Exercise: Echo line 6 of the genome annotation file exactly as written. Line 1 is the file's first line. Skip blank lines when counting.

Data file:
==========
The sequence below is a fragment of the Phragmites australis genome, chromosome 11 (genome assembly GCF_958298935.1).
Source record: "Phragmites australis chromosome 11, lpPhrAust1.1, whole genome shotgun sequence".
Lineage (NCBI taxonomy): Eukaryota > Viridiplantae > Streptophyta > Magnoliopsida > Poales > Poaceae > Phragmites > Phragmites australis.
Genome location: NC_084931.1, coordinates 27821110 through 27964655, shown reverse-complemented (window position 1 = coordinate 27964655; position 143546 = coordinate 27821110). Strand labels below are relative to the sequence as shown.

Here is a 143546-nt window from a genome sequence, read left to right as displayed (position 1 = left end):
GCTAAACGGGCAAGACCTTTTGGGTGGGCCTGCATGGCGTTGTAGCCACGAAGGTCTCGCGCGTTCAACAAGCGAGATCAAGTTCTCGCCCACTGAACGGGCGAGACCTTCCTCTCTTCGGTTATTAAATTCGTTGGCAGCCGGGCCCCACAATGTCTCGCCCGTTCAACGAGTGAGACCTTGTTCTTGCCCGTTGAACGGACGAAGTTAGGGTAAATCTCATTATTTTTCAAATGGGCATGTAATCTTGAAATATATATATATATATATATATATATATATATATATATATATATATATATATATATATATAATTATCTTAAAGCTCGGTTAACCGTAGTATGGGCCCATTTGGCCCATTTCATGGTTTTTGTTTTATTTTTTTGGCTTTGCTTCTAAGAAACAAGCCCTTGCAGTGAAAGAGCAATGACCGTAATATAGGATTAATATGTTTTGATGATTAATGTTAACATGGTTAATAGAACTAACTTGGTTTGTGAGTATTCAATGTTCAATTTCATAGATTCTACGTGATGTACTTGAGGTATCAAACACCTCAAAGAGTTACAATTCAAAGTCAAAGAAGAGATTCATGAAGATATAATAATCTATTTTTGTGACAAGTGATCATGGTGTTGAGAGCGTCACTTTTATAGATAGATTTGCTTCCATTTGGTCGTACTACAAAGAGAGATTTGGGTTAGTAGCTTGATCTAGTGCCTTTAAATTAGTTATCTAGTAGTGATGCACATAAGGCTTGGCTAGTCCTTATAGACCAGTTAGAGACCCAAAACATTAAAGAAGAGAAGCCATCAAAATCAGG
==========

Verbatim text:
GCTAAACGGGCAAGACCTTTTGGGTGGGCCTGCATGGCGTTGTAGCCACGAAGGTCTCGCGCGTTCAACAAGCGAGATCAAGTTCTCGCCCACTGAACGGGCGAGACCTTCCTCTCTTCGGTTATTAAATTCGTTGGCAGCCGGGCCCCACAATGTCTCGCCCGTTCAACGAGTGAGACCTTGTTCTTGCCCGTTGAACGGACGAAGTTAGGGTAAATCTCATTATTTTTCAAATGGGCATGTAATCTTGAAATATATATATATATATATATATATATATATATATATATATATATATATATATATATATATAATTATCTTAAAGCTCGGTTAACCGTAGTATGGGCCCATTTGGCCCATTTCATGGTTTTTGTTTTATTTTTTTGGCTTTGCTTCTAAGAAACAAGCCCTTGCAGTGAAAGAGCAATGACCGTAATATAGGATTAATATGTTTTGATGATTAATGTTAACATGGTTAATAGAACTAACTTGGTTTGTGAGTATTCAATGTTCAATTTCATAGATTCTACGTGATGTACTTGAGGTATCAAACACCTCAAAGAGTTACAATTCAAAGTCAAAGAAGAGATTCATGAAGATATAATAATCTATTTTTGTGACAAGTGATCATGGTGTTGAGAGCGTCACTTTTATAGATAGATTTGCTTCCATTTGGTCGTACTACAAAGAGAGATTTGGGTTAGTAGCTTGATCTAGTGCCTTTAAATTAGTTATCTAGTAGTGATGCACATAAGGCTTGGCTAGTCCTTATAGACCAGTTAGAGACCCAAAACATTAAAGAAGAGAAGCCATCAAAATCAGG